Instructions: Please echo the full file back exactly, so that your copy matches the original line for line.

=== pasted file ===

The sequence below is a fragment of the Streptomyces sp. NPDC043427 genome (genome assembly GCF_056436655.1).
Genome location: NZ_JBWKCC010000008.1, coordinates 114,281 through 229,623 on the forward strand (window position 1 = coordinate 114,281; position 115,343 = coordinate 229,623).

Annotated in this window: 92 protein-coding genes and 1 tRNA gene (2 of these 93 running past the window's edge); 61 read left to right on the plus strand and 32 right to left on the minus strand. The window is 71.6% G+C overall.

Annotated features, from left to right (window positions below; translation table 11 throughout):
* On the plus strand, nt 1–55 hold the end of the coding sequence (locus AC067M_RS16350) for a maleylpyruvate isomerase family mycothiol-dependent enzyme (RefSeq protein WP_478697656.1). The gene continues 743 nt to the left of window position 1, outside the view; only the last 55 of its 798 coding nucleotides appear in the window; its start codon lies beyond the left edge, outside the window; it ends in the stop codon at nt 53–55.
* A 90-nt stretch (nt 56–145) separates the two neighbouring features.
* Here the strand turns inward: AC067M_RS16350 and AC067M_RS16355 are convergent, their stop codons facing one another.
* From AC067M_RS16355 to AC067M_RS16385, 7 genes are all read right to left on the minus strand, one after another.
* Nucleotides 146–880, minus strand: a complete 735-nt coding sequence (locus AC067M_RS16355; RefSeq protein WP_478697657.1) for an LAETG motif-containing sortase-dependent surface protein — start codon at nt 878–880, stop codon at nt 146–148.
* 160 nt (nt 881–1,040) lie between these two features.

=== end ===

The sequence below is a fragment of the Streptomyces sp. NPDC043427 genome (genome assembly GCF_056436655.1).
Genome location: NZ_JBWKCC010000008.1, coordinates 114,281 through 229,623 on the forward strand (window position 1 = coordinate 114,281; position 115,343 = coordinate 229,623).

Annotated in this window: 92 protein-coding genes and 1 tRNA gene (2 of these 93 running past the window's edge); 61 read left to right on the plus strand and 32 right to left on the minus strand. The window is 71.6% G+C overall.

Annotated features, from left to right (window positions below; translation table 11 throughout):
* On the plus strand, nt 1–55 hold the end of the coding sequence (locus AC067M_RS16350) for a maleylpyruvate isomerase family mycothiol-dependent enzyme (RefSeq protein WP_478697656.1). The gene continues 743 nt to the left of window position 1, outside the view; only the last 55 of its 798 coding nucleotides appear in the window; its start codon lies beyond the left edge, outside the window; it ends in the stop codon at nt 53–55.
* A 90-nt stretch (nt 56–145) separates the two neighbouring features.
* Here the strand turns inward: AC067M_RS16350 and AC067M_RS16355 are convergent, their stop codons facing one another.
* From AC067M_RS16355 to AC067M_RS16385, 7 genes are all read right to left on the minus strand, one after another.
* Nucleotides 146–880, minus strand: a complete 735-nt coding sequence (locus AC067M_RS16355; RefSeq protein WP_478697657.1) for an LAETG motif-containing sortase-dependent surface protein — start codon at nt 878–880, stop codon at nt 146–148.
* 160 nt (nt 881–1,040) lie between these two features.